MP: Cut wealthy pensioners’ winter fuel payment

Wealthy pensioners should have their winter fuel payment cut and redistributed to the elderly who can’t afford to fully heat their homes. The demand comes from Paul Burstow, the former […]

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By Vicky Ellis

Wealthy pensioners should have their winter fuel payment cut and redistributed to the elderly who can’t afford to fully heat their homes.

The demand comes from Paul Burstow, the former Care Services Minister for the first two years of the Coalition, who wants to end the “unfair lottery” of care for older people. He believes means-testing the winter fuel payment would free up £1.5billion a year.

The Lib Dem MP’s call comes at a time when the winter fuel allowance has been in the spotlight following harsh weather, rising fuel costs and with the Government facing pressure to eradicate fuel poverty in the next two years.

Currently Britons who are over 61 years old can claim between £100 and £300 tax-free to help pay their heating bills.

But last December the Pensions Minister Steve Webb published figures which showed record numbers of expats – often in warmer climes – were claiming winter fuel allowance.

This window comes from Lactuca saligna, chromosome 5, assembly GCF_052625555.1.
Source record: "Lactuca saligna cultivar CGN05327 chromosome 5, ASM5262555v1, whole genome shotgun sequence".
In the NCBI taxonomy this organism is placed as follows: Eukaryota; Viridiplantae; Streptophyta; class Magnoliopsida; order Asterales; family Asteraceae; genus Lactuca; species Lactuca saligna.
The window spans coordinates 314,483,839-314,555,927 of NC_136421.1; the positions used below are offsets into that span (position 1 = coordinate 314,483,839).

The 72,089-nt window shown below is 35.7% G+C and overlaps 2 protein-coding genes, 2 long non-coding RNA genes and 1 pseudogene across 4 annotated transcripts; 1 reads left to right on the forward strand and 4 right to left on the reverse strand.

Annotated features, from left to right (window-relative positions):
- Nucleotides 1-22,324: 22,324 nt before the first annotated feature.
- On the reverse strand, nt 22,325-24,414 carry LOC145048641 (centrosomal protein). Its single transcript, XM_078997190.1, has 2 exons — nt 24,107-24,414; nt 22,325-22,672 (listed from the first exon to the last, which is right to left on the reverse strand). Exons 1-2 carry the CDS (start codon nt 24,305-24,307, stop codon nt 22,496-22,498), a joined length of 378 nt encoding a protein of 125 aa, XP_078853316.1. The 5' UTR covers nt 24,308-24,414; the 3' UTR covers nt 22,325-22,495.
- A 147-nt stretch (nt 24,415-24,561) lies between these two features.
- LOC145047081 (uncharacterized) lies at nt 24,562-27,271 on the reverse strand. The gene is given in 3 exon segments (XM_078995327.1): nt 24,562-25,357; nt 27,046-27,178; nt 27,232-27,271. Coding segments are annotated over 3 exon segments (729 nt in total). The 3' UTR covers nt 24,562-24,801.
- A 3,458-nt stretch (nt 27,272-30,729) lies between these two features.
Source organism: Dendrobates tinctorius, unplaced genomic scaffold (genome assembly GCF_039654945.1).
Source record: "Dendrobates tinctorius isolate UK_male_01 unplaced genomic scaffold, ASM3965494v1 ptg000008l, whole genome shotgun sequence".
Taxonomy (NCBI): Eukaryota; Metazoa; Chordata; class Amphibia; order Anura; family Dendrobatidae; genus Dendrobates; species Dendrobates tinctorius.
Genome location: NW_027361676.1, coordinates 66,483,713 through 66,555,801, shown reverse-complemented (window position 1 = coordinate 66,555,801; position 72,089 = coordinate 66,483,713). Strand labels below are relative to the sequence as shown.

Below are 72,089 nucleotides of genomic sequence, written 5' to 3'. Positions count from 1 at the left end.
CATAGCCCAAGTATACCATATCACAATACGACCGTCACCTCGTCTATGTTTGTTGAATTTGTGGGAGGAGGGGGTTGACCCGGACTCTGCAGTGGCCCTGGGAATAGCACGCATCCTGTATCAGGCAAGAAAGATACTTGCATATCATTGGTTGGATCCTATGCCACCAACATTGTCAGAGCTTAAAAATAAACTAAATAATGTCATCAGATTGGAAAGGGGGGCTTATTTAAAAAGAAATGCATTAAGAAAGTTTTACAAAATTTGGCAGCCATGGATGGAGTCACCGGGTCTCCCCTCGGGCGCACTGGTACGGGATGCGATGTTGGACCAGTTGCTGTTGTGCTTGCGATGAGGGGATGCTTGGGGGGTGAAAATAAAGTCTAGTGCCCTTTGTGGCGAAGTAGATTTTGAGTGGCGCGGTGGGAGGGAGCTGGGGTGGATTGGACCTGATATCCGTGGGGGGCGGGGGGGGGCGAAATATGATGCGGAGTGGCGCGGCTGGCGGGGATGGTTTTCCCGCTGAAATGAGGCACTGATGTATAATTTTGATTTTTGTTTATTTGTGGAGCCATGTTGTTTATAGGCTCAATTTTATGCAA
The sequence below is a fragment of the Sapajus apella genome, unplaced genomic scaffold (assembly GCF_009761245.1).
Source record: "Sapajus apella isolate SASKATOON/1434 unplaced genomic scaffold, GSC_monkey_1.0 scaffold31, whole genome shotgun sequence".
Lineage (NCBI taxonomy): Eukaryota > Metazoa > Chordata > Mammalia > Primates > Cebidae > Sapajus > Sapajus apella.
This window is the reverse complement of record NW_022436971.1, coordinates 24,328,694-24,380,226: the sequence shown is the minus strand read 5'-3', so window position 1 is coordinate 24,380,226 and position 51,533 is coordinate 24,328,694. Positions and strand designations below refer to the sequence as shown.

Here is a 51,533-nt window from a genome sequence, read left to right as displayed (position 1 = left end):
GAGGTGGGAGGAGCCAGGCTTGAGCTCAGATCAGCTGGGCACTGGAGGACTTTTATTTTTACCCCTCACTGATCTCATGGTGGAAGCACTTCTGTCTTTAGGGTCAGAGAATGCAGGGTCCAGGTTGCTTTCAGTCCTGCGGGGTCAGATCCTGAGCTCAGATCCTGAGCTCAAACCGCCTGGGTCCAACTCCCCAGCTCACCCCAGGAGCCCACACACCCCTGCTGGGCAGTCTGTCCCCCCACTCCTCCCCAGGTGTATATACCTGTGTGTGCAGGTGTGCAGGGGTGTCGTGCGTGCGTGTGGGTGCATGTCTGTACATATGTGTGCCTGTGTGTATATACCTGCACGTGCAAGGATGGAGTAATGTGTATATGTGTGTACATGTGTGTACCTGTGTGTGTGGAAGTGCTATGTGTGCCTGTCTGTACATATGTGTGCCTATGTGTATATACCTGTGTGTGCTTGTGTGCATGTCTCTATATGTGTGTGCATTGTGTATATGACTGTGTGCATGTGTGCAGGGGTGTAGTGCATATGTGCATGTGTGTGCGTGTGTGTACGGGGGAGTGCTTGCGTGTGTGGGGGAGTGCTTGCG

In the same month, the 67 year old Calendar Girls actress Helen Mirren publicly donated her winter fuel payment to the ‘Surviving Winter’ campaign, an appeal for the elderly.

Today the Lib Dem MP has brought out a report called ‘Delivering Dilnot: Paying for Elderly Care’, to prompt the Government to live up to the recommendations of a Commission it set up when coming to power.

Writing in the Guardian, Mr Burstow said: “The winter fuel payment costs more than £2bn a year and is paid to about 12 million people. If the benefit were limited to those on pension credit, it would release £1.5bn a year.

“By earmarking this money for something else we stop those funds disappearing into the Treasury coffers and divert them into the pockets of older people in desperate need of care.”

He added: “If Dilnot were implemented, capping the cost of care at £50,000 and extending the means test to £100,000 – people would only have to use 22% of their assets. Now that’s a difference worth fighting for, a difference worth a small sacrifice from each of those who can afford it.”